Descending Naked Into San Cristobal Canyon
By Robert G. Schill.
Three weeks ago we decided to take a ride in the mountains of central Puerto Rico and find this canyon, a volcanic rift, which is a part of the Fideicomiso de Conservación de Puerto Rico(Conservation Trust of Puerto Rico). Unlike Las Cabezas de San Juan Nature Reserve and several other locations within the Fideicomiso the Canyon has no tourist accessible areas. The area has been placed in a nature reserve but has no infrastructure for easy access. One of the few accesses to the canyon is across private property and down a very steep, muddy, slipper, washed out, path.
The view of the canyon from route #162, which is a mountain road between the towns of Barranquitas and Aibonito, was quite impressive. But, there in the distance was the canyon with it deep slash in the earth luring us. We asked a woman if there was any place for a better view of the canyon and she directed us to a local farmer who lives on a knoll above the gorge. We drove to his place where he was in the process of feeding his rabbits, goats, horse, and a small flock of chickens. And without hesitation he directed us to the edge of his property which looked down onto the River
Below me I witnessed one of the most beautiful and breathtaking waterfalls in Puerto Rico and there I wanted to spend some time. And of course the naturist in me was thinking “au natural time.”
Working into our schedule a day to re-visit the area and do an actual exploration was top priority on our list of things to do. And without hesitate when Míguel suggested today as The Day, the hiker in me was ready to go. And the always-prepared hiker in me made the final preparations the night before.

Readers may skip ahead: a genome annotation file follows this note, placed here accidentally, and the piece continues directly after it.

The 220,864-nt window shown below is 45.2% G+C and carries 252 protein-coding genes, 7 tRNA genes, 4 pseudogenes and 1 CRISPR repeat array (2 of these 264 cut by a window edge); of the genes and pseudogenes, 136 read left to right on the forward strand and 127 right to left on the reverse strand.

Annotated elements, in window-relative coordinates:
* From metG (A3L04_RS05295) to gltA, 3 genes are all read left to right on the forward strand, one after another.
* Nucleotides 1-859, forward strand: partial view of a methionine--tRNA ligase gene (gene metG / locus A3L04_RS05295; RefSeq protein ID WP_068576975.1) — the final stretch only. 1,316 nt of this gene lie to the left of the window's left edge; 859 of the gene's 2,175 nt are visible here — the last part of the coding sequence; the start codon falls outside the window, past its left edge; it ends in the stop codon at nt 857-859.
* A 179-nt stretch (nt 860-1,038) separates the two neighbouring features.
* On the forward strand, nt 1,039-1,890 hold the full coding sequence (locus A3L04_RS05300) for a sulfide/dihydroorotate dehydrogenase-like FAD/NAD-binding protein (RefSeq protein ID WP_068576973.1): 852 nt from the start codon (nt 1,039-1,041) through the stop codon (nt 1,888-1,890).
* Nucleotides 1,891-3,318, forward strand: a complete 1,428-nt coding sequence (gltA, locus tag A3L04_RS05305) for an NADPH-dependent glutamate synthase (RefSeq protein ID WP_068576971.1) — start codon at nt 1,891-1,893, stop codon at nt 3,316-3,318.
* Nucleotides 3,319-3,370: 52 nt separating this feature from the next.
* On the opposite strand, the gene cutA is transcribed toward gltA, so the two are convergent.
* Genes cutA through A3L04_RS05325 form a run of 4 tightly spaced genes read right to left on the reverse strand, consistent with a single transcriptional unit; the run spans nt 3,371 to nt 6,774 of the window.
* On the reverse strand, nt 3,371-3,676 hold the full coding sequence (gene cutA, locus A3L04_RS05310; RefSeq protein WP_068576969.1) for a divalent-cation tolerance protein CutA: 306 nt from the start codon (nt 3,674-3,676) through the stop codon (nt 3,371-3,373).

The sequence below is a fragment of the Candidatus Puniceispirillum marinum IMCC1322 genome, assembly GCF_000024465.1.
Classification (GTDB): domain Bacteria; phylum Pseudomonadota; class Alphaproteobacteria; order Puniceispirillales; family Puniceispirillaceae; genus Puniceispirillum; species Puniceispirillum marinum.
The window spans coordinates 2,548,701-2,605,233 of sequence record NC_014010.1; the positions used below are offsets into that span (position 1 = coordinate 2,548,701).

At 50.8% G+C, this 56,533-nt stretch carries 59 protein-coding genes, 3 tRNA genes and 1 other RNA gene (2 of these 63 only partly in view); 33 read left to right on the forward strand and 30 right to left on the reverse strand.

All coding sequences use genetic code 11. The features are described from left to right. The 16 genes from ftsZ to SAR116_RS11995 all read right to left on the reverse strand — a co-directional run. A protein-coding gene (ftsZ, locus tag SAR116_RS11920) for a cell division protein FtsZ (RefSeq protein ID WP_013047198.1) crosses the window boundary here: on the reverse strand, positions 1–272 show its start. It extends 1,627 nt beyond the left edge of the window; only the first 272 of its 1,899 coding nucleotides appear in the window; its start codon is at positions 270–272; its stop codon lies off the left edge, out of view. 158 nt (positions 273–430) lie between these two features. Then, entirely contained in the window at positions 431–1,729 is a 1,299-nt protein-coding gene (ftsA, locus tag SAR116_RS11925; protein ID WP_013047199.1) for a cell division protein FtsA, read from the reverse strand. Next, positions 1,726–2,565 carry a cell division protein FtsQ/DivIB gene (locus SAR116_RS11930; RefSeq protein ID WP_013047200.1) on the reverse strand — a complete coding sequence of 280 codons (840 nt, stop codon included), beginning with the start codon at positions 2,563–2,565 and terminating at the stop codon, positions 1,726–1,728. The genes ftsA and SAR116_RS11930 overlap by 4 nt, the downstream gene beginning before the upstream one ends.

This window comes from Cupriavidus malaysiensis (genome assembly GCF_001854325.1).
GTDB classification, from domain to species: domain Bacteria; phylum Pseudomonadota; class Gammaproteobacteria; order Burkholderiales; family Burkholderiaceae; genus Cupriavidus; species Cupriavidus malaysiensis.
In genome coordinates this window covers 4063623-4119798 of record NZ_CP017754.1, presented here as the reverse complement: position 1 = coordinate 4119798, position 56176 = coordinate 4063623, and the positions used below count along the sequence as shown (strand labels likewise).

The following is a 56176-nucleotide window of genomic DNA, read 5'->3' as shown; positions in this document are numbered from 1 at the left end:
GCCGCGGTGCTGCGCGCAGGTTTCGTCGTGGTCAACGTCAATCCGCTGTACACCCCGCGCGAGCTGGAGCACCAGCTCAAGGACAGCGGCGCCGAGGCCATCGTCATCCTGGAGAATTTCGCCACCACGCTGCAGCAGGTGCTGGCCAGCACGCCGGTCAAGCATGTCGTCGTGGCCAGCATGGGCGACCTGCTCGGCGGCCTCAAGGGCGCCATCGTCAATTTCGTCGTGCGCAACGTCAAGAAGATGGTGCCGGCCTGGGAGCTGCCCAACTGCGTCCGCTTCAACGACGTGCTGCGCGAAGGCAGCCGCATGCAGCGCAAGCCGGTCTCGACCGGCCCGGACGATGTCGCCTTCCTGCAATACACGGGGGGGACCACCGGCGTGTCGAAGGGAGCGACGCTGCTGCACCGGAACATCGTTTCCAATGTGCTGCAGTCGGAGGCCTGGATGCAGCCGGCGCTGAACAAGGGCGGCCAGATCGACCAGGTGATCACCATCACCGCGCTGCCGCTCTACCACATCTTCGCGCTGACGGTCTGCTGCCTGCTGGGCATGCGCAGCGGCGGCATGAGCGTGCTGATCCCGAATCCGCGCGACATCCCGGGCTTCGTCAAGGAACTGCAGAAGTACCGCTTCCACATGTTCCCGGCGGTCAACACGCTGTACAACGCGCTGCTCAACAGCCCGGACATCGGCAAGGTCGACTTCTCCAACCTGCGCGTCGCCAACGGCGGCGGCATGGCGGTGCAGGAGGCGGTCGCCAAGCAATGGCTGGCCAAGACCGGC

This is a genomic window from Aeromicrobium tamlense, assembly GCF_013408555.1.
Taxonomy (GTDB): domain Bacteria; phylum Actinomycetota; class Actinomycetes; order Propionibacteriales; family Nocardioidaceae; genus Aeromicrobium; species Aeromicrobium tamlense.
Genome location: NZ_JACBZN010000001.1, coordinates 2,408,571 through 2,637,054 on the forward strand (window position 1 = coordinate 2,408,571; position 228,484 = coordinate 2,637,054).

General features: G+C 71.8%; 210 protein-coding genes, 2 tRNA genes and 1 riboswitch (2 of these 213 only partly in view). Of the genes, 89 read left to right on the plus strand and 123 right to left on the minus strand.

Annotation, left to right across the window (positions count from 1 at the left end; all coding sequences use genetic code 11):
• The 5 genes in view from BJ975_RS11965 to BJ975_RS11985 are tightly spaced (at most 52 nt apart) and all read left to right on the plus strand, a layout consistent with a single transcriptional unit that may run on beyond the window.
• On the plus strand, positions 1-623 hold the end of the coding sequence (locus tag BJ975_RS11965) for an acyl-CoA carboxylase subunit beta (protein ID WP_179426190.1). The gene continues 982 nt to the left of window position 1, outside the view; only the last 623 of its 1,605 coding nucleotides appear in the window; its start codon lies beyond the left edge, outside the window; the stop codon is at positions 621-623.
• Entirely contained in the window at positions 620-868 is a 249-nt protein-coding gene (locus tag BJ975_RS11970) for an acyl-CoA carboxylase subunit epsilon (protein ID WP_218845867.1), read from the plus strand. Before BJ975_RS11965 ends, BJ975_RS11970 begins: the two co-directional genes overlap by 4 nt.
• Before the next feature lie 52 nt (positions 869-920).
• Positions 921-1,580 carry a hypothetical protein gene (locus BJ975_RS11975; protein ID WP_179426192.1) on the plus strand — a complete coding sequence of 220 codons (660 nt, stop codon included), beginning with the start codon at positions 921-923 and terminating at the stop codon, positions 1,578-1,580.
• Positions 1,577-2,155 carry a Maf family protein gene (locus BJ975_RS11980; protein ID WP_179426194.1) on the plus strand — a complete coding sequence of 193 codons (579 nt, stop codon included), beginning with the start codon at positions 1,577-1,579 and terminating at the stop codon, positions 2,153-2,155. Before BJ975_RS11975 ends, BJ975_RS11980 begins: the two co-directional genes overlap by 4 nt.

Arriving at the "Trail Head" early, during a slight drizzling rain, did not discourage us in the least. However, it would make for a slippery path which would introduce my derriere to the trail at least once on the way in to the rift. But first we had to talk to the landowner before we started out on the journey. Maria and her husband were resting on the front porch as we arrived. After telling them of our intention to hike into the canyon they showed us the way behind their home. There we passed a large flock of guinea hens, cackling to one another out for a morning feed.
The grassy grown up field had evidence of some foot traffic into the canyon—trampled grass. Then within a few minutes we entered a scrubby area with a trail of red clay, slippery and muddy because of the morning rain shower. And here it only took a few minutes for me to realize that more care would be needed in the decent to the waterfalls that I so much wanted to visit. Let it be noted that the tread on Míguel's hiking boots was in a slightly more worn condition than mine and he was cautious enough to stay upright during his decent that is only suitable for the experienced Cabra Montesa (Mountain Goat). On our decent we noted that this trial is defiantly for the experienced adult hiker.